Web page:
36 Facts About Anish Kapoor


In 2017, Anish Kapoor designed the statuette for the 2018 Brit Awards.


Anish Kapoor has received several distinctions and prizes, such as the Premio Duemila Prize at the XLIV Venice Biennale in 1990, the Turner Prize in 1991, the Unilever Commission for the Turbine Hall at Tate Modern, the Padma Bhushan by the Indian government in 2012, a knighthood in the 2013 Birthday Honours for services to visual arts, an honorary doctorate degree from the University of Oxford in 2014.


Anish Mikhail Kapoor was born in Mumbai, India, to an Iraqi Jewish mother and an Indian Punjabi Hindu father.


Anish Kapoor's father was a hydrographer and applied physicist who served in the Indian Navy.


Anish Kapoor is the brother of Ilan Anish Kapoor, a professor at York University, Toronto, Canada.


Anish Kapoor attended The Doon School, an all-boys boarding school in Dehradun, India.


Anish Kapoor began to study electrical engineering, but had trouble with mathematics and quit after six months.


Anish Kapoor went on to teach at Wolverhampton Polytechnic in 1979 and in 1982 was Artist in Residence at the Walker Art Gallery, Liverpool.


Anish Kapoor has lived and worked in London since the early 1970s.


Anish Kapoor became known in the 1980s for his geometric or biomorphic sculptures using simple materials such as granite, limestone, marble, pigment and plaster.


Anish Kapoor produced a number of large works, including Taratantara, a 35-metre-high piece which was installed in the Baltic Flour Mills in Gateshead, England, prior to the renovation beginning there which turned the structure into the Baltic Centre for Contemporary Art; and Marsyas, a large work consisting of three steel rings joined by a single span of PVC membrane that reached end to end of the 3,400-square-foot Turbine Hall of Tate Modern.


In 2008, Anish Kapoor created Memory in Berlin and New York for the Guggenheim Foundation, his first piece in Cor-Ten, which is formulated to produce a protective coating of rust.


In 2009, Anish Kapoor became the first Guest Artistic Director of Brighton Festival.


Anish Kapoor installed four sculptures during the festival: Sky Mirror at Brighton Pavilion gardens; C-Curve at The Chattri, Blood Relations ; and 1000 Names, both at the Fabrica Gallery.


Anish Kapoor created a large site-specific work titled The Dismemberment of Jeanne d'Arc and a performance-based installation: Imagined Monochrome.


In September 2009, Anish Kapoor was the first living artist to have a solo exhibition at the Royal Academy of Arts.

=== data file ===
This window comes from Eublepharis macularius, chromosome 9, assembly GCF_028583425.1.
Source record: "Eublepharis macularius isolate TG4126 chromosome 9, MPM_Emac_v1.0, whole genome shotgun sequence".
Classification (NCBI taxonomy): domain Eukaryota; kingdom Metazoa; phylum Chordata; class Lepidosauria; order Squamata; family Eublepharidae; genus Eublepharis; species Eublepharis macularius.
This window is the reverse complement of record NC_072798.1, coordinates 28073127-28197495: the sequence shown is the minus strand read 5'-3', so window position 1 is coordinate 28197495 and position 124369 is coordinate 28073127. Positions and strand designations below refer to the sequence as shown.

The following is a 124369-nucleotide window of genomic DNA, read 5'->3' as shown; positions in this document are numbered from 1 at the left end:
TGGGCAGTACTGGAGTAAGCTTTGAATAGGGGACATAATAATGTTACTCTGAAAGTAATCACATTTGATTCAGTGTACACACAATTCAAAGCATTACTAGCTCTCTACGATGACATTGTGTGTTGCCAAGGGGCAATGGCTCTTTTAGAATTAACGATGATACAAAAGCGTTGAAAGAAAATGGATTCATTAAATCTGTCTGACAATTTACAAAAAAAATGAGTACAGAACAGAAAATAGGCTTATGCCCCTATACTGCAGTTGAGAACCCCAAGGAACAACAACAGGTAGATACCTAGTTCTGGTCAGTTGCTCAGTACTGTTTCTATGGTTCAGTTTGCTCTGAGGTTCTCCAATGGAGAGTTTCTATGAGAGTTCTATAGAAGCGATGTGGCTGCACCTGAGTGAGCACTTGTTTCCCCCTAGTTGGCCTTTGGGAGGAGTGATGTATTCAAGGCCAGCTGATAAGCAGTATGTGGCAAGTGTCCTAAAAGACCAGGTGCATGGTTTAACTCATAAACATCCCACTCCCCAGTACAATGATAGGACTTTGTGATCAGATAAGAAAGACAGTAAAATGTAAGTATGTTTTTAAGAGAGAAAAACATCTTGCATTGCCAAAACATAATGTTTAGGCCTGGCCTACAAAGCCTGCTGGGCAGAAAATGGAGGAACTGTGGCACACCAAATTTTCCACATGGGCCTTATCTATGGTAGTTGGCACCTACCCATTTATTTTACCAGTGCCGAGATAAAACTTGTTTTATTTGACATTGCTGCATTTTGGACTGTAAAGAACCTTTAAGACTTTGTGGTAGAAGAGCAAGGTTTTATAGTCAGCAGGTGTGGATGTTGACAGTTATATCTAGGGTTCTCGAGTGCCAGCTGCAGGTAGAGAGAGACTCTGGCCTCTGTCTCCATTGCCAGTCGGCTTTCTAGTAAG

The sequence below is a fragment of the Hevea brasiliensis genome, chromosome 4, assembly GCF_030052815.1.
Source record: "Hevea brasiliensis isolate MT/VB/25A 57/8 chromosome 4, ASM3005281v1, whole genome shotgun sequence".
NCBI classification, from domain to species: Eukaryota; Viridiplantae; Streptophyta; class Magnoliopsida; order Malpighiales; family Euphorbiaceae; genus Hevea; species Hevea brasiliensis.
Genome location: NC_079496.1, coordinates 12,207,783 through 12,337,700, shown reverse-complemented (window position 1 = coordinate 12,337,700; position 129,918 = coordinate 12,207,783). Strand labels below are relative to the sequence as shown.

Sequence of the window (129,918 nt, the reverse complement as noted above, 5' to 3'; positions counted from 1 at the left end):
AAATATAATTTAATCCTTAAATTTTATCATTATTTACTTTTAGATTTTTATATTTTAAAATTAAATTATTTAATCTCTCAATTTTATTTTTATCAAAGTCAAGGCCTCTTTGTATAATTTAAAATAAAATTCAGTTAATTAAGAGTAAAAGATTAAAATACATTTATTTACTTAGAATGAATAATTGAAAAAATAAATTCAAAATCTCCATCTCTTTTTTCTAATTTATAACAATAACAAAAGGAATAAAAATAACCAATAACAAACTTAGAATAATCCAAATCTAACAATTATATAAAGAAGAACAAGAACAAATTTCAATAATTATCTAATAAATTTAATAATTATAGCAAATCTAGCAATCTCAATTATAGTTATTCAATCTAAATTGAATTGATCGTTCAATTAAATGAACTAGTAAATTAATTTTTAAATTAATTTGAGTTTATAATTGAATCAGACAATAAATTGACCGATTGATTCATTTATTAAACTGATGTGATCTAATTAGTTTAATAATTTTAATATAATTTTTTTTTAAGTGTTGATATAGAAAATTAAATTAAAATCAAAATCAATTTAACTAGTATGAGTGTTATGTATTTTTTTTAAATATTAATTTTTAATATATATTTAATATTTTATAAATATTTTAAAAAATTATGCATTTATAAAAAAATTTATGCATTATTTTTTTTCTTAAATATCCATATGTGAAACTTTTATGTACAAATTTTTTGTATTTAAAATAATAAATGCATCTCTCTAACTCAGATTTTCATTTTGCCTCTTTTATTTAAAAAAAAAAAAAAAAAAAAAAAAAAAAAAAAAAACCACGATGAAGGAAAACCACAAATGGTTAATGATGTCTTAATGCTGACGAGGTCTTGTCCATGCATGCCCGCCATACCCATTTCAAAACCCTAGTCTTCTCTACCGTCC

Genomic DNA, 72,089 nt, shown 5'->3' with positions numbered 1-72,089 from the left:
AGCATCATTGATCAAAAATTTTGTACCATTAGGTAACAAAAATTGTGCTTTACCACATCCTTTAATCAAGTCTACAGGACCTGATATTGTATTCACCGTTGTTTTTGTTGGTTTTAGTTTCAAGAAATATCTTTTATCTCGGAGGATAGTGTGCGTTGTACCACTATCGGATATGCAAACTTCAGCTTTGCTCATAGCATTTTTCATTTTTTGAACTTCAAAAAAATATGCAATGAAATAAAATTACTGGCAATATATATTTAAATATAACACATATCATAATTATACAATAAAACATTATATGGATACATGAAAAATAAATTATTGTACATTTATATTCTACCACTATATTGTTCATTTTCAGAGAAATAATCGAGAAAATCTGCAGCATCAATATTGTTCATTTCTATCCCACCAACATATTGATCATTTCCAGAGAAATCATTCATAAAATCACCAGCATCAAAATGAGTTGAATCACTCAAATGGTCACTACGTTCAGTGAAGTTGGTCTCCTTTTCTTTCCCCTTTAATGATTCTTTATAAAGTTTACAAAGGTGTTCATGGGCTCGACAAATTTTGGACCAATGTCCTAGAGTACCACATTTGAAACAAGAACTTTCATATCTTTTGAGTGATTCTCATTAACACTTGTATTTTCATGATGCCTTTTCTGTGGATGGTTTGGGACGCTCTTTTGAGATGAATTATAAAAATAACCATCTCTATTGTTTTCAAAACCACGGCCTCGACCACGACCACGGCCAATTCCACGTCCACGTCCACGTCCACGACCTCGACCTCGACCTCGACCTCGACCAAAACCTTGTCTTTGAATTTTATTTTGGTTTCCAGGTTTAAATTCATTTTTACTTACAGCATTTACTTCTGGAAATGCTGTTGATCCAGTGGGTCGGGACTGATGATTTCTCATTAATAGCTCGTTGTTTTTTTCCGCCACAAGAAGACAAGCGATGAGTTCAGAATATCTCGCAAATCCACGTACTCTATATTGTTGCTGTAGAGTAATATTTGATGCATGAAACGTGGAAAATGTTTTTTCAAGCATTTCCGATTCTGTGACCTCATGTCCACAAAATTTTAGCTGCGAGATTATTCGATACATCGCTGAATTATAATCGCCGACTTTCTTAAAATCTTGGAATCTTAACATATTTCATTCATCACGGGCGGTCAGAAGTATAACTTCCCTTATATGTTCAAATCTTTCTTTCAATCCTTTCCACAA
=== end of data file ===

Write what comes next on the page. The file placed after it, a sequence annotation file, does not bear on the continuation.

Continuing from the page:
In 2011, Anish Kapoor exhibited Dirty Corner at the Fabbrica del Vapore in Milan.


Anish Kapoor sued the National Rifle Association of America in 2018.


Anish Kapoor reported that the settlement included the removal of his work from the NRA's film, saying "They have now complied with our demand to remove the unauthorized image of my sculpture Cloud Gate from their abhorrent video, which seeks to promote fear, hostility, and division in American society".


Anish Kapoor's work, Cinema di Terra, is a 45m long, 3m wide and 7m deep cut into the landscape made from concrete and earth.


Anish Kapoor was commissioned by Tees Valley Regeneration to produce five pieces of public art, collectively known as the Tees Valley Giants.


Anish Kapoor says this body of work is neither pure sculpture nor pure architecture.


Anish Kapoor has designed stage sets including for; the opera Idomeneo at Glyndebourne in 2003; Pelleas et Melisande, La Monnaie in Brussels, and a dance-theatre piece called in-i with Akram Khan and Juliette Binoche at the National Theatre in London.


The Anish Kapoor Foundation was founded as a charity in 2017, registered in London.


In 2014 Anish Kapoor began working with Vantablack, a substance thought to be one of the least reflective substances known.


Anish Kapoor later stated that the move was itself intended as something like performance art and that he did not anticipate the amount of attention it received.


In December 2016, Anish Kapoor obtained the pigment and posted an image on Instagram of his extended middle finger which had been dipped in Semple's pink.


Anish Kapoor initially began exhibiting as part of New British Sculpture art scene, along with fellow British sculptors Tony Cragg and Richard Deacon.


Anish Kapoor achieved widespread recognition when he represented Britain at the 1990 Venice Biennale, and recounts the experience in Sarah Thornton's Seven Days in the Art World.


In 1992 Anish Kapoor contributed to documenta IX with Building Descent into Limbo.


Anish Kapoor was the first living British artist to take over the Royal Academy, London, in 2009; the show attracted 275,000 visitors, rendering it at the time the most successful exhibition ever by a living artist held in London.


In 2011 Anish Kapoor had a solo touring exhibition with the Arts Council, part of their "Flashback " series of shows.


Anish Kapoor had a major exhibition at the Museum of Contemporary Art, Sydney from December 2012 to April 2013 as part of the Sydney International Art Series.


In 2020 Anish Kapoor unveiled a new exhibition at the grounds of Houghton Hall in Norfolk.


Anish Kapoor's work is collected worldwide, notably by the Museum of Modern Art in New York City; Tate Modern in London; Fondazione Prada in Milan; the Art Gallery of New South Wales, Sydney; the Guggenheim in Bilbao; De Pont Museum of Contemporary Art in Tilburg, the Netherlands; the Moderna Museet, Stockholm; the 21st Century Museum of Contemporary Art in Kanazawa, Japan; and the Israel Museum in Jerusalem.


In 1995, Anish Kapoor married German-born medieval art historian Susanne Spicale.